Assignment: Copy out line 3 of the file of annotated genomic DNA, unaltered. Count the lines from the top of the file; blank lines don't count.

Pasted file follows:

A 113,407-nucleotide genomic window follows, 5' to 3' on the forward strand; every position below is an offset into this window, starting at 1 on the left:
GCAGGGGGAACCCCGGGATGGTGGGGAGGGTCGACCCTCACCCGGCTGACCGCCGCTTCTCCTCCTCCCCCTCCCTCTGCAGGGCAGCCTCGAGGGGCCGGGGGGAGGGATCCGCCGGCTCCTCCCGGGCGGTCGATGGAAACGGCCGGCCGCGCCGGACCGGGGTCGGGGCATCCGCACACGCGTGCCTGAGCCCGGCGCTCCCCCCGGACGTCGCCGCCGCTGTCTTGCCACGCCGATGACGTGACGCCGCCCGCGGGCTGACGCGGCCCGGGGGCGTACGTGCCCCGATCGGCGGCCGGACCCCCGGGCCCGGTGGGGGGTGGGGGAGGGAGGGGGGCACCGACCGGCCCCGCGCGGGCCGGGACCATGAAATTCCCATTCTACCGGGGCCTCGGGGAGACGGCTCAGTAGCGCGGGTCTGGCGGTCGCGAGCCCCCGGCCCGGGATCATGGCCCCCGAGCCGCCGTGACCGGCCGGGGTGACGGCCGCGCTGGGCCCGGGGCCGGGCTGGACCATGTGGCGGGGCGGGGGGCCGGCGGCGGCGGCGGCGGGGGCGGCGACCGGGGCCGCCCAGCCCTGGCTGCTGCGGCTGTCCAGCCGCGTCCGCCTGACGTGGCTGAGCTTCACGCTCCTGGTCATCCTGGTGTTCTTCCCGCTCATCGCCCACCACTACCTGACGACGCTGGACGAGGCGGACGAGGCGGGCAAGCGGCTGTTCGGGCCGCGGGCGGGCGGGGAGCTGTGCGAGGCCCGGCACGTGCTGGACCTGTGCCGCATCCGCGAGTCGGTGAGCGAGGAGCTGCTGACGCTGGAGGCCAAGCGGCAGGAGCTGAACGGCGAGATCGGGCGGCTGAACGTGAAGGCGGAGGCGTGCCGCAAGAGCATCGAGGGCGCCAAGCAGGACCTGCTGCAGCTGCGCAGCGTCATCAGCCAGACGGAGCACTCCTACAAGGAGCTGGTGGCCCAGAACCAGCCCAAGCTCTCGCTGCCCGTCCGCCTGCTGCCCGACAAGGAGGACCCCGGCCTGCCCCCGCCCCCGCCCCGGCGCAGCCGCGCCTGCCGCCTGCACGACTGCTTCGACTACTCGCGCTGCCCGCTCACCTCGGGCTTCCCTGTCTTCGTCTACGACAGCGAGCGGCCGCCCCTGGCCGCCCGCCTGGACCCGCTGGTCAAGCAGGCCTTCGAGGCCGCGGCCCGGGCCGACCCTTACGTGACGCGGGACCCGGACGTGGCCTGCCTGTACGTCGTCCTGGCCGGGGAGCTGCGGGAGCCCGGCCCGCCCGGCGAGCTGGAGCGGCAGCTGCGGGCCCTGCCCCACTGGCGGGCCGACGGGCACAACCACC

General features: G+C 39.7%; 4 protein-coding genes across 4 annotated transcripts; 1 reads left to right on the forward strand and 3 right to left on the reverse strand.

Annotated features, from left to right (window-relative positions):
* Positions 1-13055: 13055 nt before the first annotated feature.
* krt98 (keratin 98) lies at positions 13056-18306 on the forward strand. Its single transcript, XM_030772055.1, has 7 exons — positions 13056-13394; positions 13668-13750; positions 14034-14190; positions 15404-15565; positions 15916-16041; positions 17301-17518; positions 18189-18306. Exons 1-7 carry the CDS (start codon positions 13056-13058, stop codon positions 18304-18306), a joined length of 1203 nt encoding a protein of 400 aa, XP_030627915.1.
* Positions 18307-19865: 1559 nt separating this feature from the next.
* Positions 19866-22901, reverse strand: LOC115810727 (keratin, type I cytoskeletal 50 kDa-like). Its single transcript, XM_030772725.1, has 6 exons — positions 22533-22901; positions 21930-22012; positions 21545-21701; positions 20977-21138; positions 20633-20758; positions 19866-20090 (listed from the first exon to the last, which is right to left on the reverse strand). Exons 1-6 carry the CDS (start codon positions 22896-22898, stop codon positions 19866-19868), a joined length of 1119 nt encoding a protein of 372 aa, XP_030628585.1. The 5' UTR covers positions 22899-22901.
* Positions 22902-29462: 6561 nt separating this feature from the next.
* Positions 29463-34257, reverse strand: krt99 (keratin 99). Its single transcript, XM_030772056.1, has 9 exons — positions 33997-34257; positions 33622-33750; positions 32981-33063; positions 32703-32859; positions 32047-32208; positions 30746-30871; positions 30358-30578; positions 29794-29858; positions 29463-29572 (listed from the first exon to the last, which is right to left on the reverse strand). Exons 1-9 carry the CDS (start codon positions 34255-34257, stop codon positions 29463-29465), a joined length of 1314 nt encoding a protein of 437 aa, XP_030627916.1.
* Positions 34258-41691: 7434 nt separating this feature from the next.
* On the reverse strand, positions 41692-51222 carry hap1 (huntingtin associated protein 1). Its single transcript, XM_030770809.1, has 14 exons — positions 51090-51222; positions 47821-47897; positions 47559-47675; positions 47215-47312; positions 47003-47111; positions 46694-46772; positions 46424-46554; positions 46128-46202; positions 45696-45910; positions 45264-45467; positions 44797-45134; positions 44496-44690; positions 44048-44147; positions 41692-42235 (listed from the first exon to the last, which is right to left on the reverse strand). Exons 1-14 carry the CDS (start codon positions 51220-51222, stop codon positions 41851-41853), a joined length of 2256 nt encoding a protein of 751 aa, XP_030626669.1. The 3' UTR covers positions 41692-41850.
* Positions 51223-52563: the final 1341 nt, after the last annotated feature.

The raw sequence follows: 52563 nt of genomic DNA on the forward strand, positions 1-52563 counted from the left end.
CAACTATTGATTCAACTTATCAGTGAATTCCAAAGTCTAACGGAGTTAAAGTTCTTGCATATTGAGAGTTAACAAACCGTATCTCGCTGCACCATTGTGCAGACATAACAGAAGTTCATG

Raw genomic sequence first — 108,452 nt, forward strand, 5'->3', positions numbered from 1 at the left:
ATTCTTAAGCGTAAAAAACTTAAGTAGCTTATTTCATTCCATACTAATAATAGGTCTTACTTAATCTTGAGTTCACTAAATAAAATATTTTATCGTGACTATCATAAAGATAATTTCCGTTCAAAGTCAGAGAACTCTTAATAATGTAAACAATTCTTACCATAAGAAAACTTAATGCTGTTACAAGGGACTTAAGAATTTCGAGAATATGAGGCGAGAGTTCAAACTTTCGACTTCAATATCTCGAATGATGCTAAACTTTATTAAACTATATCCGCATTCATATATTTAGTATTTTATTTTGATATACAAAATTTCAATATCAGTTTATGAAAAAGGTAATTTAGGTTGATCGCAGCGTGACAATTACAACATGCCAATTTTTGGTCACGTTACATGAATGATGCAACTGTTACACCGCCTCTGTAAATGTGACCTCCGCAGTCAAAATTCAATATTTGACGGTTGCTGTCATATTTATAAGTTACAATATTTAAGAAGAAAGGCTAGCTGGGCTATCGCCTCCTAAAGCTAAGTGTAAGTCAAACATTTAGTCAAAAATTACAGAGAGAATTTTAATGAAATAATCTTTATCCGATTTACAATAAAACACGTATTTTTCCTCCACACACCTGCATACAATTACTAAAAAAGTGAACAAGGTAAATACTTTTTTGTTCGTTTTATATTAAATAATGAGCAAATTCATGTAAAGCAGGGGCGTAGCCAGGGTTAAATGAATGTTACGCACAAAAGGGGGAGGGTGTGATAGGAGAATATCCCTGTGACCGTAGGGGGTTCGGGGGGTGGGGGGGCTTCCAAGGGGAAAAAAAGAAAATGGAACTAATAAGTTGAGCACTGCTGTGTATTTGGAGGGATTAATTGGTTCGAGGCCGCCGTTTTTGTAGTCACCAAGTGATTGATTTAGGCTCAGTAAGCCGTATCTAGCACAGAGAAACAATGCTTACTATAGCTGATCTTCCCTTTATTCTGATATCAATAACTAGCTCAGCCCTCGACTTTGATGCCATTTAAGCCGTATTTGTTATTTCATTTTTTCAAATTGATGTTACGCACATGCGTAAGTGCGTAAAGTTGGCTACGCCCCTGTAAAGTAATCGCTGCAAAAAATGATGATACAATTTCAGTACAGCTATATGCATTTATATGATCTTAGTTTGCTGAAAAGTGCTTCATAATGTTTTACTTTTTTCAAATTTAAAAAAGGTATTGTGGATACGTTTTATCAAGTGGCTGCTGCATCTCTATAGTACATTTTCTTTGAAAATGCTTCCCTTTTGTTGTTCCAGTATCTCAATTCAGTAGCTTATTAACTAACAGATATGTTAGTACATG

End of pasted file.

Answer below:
General features: G+C 39.7%; 4 protein-coding genes across 4 annotated transcripts; 1 reads left to right on the forward strand and 3 right to left on the reverse strand.